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Adieu to L.A.'s Gazillionaire- Widow Tax Base

February 13, 2001|GINA PICCALO | TIMES STAFF WRITER

A chapter is closing in the colorful life of Darcy LaPier Robertson Rice Van Damme Hughes, a woman who started as a chicken catcher in Molalla, Ore., and catapulted to tabloid fame as a jet-setting glamour puss known for landing super-rich husbands.

On Wednesday, she would have celebrated her second wedding anniversary to her fourth husband, Herbalife International Inc. founder Mark Hughes, who died at home in Malibu last May at 44 of a toxic mix of antidepressants and alcohol.

Instead, the 35-year-old widow is packing up. She is leaving Los Angeles for Portland, Ore., with $34 million, her share of Hughes' $100-million estate, according to estate executor Conrad Klein. The rest is going to her 9-year-old stepson, Alexander, Hughes' only son by his second wife, Suzan Hughes, with whom she waged a months-long legal battle. Mark Hughes had intentionally excluded his wife from his will because their prenuptial agreement provided for her after his death.

The settlement may not be all Darcy Hughes had dreamed. She walks away with significantly less than the nearly $64 million to which she and her attorneys believe she was entitled. Among other things, the prenup provided $4 million to Hughes for a Portland house and, in the event of her husband's death, $10 million within 45 days and the right to live in a mansion "commensurate" with the couple's $29-million Grayhall estate in Beverly Hills. In exchange for moving out of the mansion, she will receive $20 million.

She will leave both their mansions, said Klein, "to relieve the estate of the burden of maintaining a household."

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What a burden it was: Court papers show that during the first few months of her most recent marriage, Hughes spent close to $1 million redecorating their Malibu and Beverly Hills mansions. Her touches included 19th century French tapestries, gilded Italian lamps, monogrammed towels for their three children from previous marriages and for the couple (hers: "D," his: "Mr. H") and a $38,000 antique commode.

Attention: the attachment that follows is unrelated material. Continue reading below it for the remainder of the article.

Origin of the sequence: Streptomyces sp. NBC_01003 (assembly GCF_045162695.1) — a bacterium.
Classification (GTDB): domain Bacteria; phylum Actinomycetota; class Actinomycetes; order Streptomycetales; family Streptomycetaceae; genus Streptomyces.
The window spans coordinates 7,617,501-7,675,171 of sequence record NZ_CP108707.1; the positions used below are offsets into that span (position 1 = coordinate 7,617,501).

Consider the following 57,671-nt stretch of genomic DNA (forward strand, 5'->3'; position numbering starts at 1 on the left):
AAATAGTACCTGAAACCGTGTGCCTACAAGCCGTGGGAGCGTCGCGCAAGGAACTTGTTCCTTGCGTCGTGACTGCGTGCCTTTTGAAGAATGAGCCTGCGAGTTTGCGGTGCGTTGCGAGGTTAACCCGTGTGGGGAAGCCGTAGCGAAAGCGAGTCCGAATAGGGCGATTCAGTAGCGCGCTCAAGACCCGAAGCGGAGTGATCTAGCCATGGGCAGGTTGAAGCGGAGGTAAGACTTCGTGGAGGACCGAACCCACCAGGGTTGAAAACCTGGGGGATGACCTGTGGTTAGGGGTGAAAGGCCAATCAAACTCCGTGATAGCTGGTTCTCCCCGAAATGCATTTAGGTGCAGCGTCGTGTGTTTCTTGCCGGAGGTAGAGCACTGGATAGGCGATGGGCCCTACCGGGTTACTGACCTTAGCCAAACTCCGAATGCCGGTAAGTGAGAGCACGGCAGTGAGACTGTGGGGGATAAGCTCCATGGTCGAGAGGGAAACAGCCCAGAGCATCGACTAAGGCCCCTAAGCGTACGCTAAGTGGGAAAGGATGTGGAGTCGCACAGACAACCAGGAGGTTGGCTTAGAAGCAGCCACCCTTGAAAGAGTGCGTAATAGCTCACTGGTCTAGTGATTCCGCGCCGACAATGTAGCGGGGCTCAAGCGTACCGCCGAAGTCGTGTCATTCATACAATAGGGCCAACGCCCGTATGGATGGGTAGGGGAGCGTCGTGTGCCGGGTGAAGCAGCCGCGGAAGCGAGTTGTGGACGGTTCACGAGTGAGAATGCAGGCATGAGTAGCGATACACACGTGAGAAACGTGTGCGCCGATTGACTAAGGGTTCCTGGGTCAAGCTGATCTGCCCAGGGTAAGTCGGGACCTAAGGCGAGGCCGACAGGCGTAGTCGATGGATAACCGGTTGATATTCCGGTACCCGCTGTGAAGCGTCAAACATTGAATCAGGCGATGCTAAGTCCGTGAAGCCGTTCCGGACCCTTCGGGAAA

The settlement agreement also includes a clause that allows Hughes to pursue legal action against the estate for "a widow's allowance"--unpaid funeral expenses totaling about $100,000. Among those expenses, court records show, were $1,400 for her husband's cremation and an additional $32,000 for her own costs related to the funeral--including $750 for celebrity hair stylist Jose Eber.

Not long after her husband's death in the bedroom of their 35-room Malibu beachfront home, Hughes dug in her heels there and threatened to tie up the property in litigation if the estate didn't give it to her, according to court papers. The ploy was unsuccessful; she will forfeit any claim to what she and her late husband called their "beach house."

Also around that time, she posed for the British magazine Hello! in a sitting room of the house wearing jewels and evening gowns. "Screen action hero Jean-Claude Van Damme's ex-wife Darcy LaPier talks of the tragic sudden death of her [fourth] husband, as she shows us round the stunning Malibu mansion they once shared," read the headline in the magazine's November 2000 issue.

Hughes refused to be interviewed for this story. "She's been instructed not to comment," her assistant said. Attorneys on both sides have also refused to comment on Hughes or her settlement agreement.

Hughes' story reads like the stuff of pulpy romance novels.

She was the only child of Native American parents, dropped out of high school and worked a series of low-paying jobs in the rural suburbs of Portland, Ore., including catching chickens headed for slaughter and servicing X-ray machines.

In 1986, Hughes married a longtime friend, Larry Ray Robertson, and gave up aspirations to a health care career when she realized her good looks could help pay the bills. "I was interested in science, but my girlfriends soon discovered the power of using the right lipstick, and when I looked at myself in the mirror one day, I thought, 'Hey, I'm pretty good-looking!' " Hughes told Hello!

After she won the Oregon Miss Hawaiian Tropic title in 1986, she caught the eye of the suntan oil company's founder Ron Rice. "I noticed her and thought she was very beautiful," Rice said in a telephone interview from Daytona Beach, Fla. "But she had very short hair, and I liked long hair, and things didn't click at the time."

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Nevertheless, Rice visited Hughes when she moved to Phoenix and launched a modest acting career in TV and movies. Eventually, he invited her to Los Angeles to appear at company promotional events, and soon the two were inseparable.

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